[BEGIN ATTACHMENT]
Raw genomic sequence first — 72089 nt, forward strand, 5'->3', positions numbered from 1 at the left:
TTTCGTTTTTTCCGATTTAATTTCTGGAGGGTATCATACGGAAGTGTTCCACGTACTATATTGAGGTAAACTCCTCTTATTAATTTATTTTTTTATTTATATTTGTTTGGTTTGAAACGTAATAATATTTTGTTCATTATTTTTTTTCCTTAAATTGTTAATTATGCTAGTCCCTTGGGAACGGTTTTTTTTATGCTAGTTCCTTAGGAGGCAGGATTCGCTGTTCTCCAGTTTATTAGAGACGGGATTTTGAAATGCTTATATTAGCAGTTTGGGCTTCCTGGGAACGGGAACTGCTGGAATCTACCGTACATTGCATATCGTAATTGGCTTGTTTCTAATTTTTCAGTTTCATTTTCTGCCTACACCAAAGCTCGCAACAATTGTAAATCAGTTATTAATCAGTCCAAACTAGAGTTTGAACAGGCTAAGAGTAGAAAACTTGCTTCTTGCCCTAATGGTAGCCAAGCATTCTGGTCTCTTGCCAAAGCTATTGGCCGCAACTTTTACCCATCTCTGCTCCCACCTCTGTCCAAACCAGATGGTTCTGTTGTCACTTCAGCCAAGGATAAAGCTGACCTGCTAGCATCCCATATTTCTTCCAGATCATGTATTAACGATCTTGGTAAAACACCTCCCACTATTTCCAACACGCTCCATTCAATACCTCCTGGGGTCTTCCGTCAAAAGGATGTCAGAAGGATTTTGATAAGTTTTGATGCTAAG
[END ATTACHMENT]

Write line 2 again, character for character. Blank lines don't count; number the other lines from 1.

TTTCGTTTTTTCCGATTTAATTTCTGGAGGGTATCATACGGAAGTGTTCCACGTACTATATTGAGGTAAACTCCTCTTATTAATTTATTTTTTTATTTATATTTGTTTGGTTTGAAACGTAATAATATTTTGTTCATTATTTTTTTTCCTTAAATTGTTAATTATGCTAGTCCCTTGGGAACGGTTTTTTTTATGCTAGTTCCTTAGGAGGCAGGATTCGCTGTTCTCCAGTTTATTAGAGACGGGATTTTGAAATGCTTATATTAGCAGTTTGGGCTTCCTGGGAACGGGAACTGCTGGAATCTACCGTACATTGCATATCGTAATTGGCTTGTTTCTAATTTTTCAGTTTCATTTTCTGCCTACACCAAAGCTCGCAACAATTGTAAATCAGTTATTAATCAGTCCAAACTAGAGTTTGAACAGGCTAAGAGTAGAAAACTTGCTTCTTGCCCTAATGGTAGCCAAGCATTCTGGTCTCTTGCCAAAGCTATTGGCCGCAACTTTTACCCATCTCTGCTCCCACCTCTGTCCAAACCAGATGGTTCTGTTGTCACTTCAGCCAAGGATAAAGCTGACCTGCTAGCATCCCATATTTCTTCCAGATCATGTATTAACGATCTTGGTAAAACACCTCCCACTATTTCCAACACGCTCCATTCAATACCTCCTGGGGTCTTCCGTCAAAAGGATGTCAGAAGGATTTTGATAAGTTTTGATGCTAAG